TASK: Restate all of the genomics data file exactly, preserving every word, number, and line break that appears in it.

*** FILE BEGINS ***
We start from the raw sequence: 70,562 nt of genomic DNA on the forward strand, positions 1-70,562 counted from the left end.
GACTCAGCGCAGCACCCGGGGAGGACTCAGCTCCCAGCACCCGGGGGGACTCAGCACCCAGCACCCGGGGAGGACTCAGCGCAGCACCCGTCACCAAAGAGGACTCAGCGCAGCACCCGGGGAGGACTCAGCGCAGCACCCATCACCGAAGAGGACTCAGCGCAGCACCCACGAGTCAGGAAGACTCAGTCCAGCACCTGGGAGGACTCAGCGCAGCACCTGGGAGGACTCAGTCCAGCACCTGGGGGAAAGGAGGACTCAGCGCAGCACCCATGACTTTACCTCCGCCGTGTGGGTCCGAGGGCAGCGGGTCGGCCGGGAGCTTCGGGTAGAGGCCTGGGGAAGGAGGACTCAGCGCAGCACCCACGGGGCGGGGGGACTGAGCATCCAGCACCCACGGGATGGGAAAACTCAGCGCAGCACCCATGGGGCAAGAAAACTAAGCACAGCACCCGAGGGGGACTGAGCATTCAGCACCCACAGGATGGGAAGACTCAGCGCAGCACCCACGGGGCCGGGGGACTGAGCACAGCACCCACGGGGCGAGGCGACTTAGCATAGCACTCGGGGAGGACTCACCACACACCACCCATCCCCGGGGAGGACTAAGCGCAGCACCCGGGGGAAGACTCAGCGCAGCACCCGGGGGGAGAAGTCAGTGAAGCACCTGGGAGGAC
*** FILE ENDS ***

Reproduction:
We start from the raw sequence: 70,562 nt of genomic DNA on the forward strand, positions 1-70,562 counted from the left end.
GACTCAGCGCAGCACCCGGGGAGGACTCAGCTCCCAGCACCCGGGGGGACTCAGCACCCAGCACCCGGGGAGGACTCAGCGCAGCACCCGTCACCAAAGAGGACTCAGCGCAGCACCCGGGGAGGACTCAGCGCAGCACCCATCACCGAAGAGGACTCAGCGCAGCACCCACGAGTCAGGAAGACTCAGTCCAGCACCTGGGAGGACTCAGCGCAGCACCTGGGAGGACTCAGTCCAGCACCTGGGGGAAAGGAGGACTCAGCGCAGCACCCATGACTTTACCTCCGCCGTGTGGGTCCGAGGGCAGCGGGTCGGCCGGGAGCTTCGGGTAGAGGCCTGGGGAAGGAGGACTCAGCGCAGCACCCACGGGGCGGGGGGACTGAGCATCCAGCACCCACGGGATGGGAAAACTCAGCGCAGCACCCATGGGGCAAGAAAACTAAGCACAGCACCCGAGGGGGACTGAGCATTCAGCACCCACAGGATGGGAAGACTCAGCGCAGCACCCACGGGGCCGGGGGACTGAGCACAGCACCCACGGGGCGAGGCGACTTAGCATAGCACTCGGGGAGGACTCACCACACACCACCCATCCCCGGGGAGGACTAAGCGCAGCACCCGGGGGAAGACTCAGCGCAGCACCCGGGGGGAGAAGTCAGTGAAGCACCTGGGAGGAC